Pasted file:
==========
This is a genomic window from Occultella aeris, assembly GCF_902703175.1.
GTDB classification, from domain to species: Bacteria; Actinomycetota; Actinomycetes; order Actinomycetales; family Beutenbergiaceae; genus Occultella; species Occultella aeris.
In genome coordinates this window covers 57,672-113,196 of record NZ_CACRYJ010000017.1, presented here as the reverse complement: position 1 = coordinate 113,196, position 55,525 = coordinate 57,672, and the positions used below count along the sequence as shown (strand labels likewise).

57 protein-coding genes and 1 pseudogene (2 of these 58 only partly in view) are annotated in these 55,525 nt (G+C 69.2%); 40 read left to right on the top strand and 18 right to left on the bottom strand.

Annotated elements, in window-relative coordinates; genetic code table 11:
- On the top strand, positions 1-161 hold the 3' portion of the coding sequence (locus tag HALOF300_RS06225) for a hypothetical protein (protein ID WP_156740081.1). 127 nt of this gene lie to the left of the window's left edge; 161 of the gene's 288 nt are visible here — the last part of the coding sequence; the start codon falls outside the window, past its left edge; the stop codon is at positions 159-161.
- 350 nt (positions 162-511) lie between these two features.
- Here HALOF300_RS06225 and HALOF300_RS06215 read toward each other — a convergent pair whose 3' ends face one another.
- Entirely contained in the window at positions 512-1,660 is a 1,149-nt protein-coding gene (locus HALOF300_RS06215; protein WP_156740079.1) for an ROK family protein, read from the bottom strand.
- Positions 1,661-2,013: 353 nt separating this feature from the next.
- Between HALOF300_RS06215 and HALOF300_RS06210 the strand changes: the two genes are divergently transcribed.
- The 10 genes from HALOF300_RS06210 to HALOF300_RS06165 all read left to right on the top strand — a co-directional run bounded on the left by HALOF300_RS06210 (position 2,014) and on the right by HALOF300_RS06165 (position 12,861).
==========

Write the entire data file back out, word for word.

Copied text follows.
This is a genomic window from Occultella aeris, assembly GCF_902703175.1.
GTDB classification, from domain to species: Bacteria; Actinomycetota; Actinomycetes; order Actinomycetales; family Beutenbergiaceae; genus Occultella; species Occultella aeris.
In genome coordinates this window covers 57,672-113,196 of record NZ_CACRYJ010000017.1, presented here as the reverse complement: position 1 = coordinate 113,196, position 55,525 = coordinate 57,672, and the positions used below count along the sequence as shown (strand labels likewise).

57 protein-coding genes and 1 pseudogene (2 of these 58 only partly in view) are annotated in these 55,525 nt (G+C 69.2%); 40 read left to right on the top strand and 18 right to left on the bottom strand.

Annotated elements, in window-relative coordinates; genetic code table 11:
- On the top strand, positions 1-161 hold the 3' portion of the coding sequence (locus tag HALOF300_RS06225) for a hypothetical protein (protein ID WP_156740081.1). 127 nt of this gene lie to the left of the window's left edge; 161 of the gene's 288 nt are visible here — the last part of the coding sequence; the start codon falls outside the window, past its left edge; the stop codon is at positions 159-161.
- 350 nt (positions 162-511) lie between these two features.
- Here HALOF300_RS06225 and HALOF300_RS06215 read toward each other — a convergent pair whose 3' ends face one another.
- Entirely contained in the window at positions 512-1,660 is a 1,149-nt protein-coding gene (locus HALOF300_RS06215; protein WP_156740079.1) for an ROK family protein, read from the bottom strand.
- Positions 1,661-2,013: 353 nt separating this feature from the next.
- Between HALOF300_RS06215 and HALOF300_RS06210 the strand changes: the two genes are divergently transcribed.
- The 10 genes from HALOF300_RS06210 to HALOF300_RS06165 all read left to right on the top strand — a co-directional run bounded on the left by HALOF300_RS06210 (position 2,014) and on the right by HALOF300_RS06165 (position 12,861).